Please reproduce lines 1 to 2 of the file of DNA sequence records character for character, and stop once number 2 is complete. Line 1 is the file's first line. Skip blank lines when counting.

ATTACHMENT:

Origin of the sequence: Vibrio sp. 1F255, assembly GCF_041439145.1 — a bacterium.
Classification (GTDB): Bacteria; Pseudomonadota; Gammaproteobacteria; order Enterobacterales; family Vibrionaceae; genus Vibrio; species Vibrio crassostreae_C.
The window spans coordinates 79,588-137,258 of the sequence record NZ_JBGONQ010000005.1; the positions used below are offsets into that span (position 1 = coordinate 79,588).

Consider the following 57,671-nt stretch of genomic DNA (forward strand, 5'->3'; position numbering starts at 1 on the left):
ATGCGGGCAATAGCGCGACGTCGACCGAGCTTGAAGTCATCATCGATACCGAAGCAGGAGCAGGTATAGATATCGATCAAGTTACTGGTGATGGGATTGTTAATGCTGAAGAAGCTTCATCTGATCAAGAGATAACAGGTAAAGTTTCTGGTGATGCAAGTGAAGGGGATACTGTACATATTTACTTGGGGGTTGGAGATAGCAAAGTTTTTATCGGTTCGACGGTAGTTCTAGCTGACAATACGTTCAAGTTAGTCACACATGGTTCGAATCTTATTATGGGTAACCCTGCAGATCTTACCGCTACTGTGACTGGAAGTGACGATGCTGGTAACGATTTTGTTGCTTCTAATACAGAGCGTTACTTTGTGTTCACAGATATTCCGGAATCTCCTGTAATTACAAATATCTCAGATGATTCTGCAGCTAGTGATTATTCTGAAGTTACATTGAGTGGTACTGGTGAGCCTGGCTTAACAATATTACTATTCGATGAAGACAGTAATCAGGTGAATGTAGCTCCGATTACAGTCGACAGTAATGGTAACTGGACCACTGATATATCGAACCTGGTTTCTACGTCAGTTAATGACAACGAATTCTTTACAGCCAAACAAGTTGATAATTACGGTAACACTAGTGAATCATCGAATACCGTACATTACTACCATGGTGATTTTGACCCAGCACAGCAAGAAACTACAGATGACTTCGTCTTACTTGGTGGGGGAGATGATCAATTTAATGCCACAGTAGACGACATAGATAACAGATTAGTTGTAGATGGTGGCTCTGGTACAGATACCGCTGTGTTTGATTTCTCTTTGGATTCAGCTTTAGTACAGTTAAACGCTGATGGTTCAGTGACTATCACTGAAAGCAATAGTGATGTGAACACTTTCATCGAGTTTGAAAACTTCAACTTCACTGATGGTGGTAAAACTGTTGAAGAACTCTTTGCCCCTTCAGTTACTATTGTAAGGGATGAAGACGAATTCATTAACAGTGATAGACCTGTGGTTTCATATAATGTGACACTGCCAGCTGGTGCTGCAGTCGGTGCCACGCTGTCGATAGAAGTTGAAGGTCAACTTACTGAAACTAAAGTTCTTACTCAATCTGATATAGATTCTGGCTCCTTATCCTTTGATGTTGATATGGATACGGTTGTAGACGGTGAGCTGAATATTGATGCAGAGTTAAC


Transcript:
Origin of the sequence: Vibrio sp. 1F255, assembly GCF_041439145.1 — a bacterium.
Classification (GTDB): Bacteria; Pseudomonadota; Gammaproteobacteria; order Enterobacterales; family Vibrionaceae; genus Vibrio; species Vibrio crassostreae_C.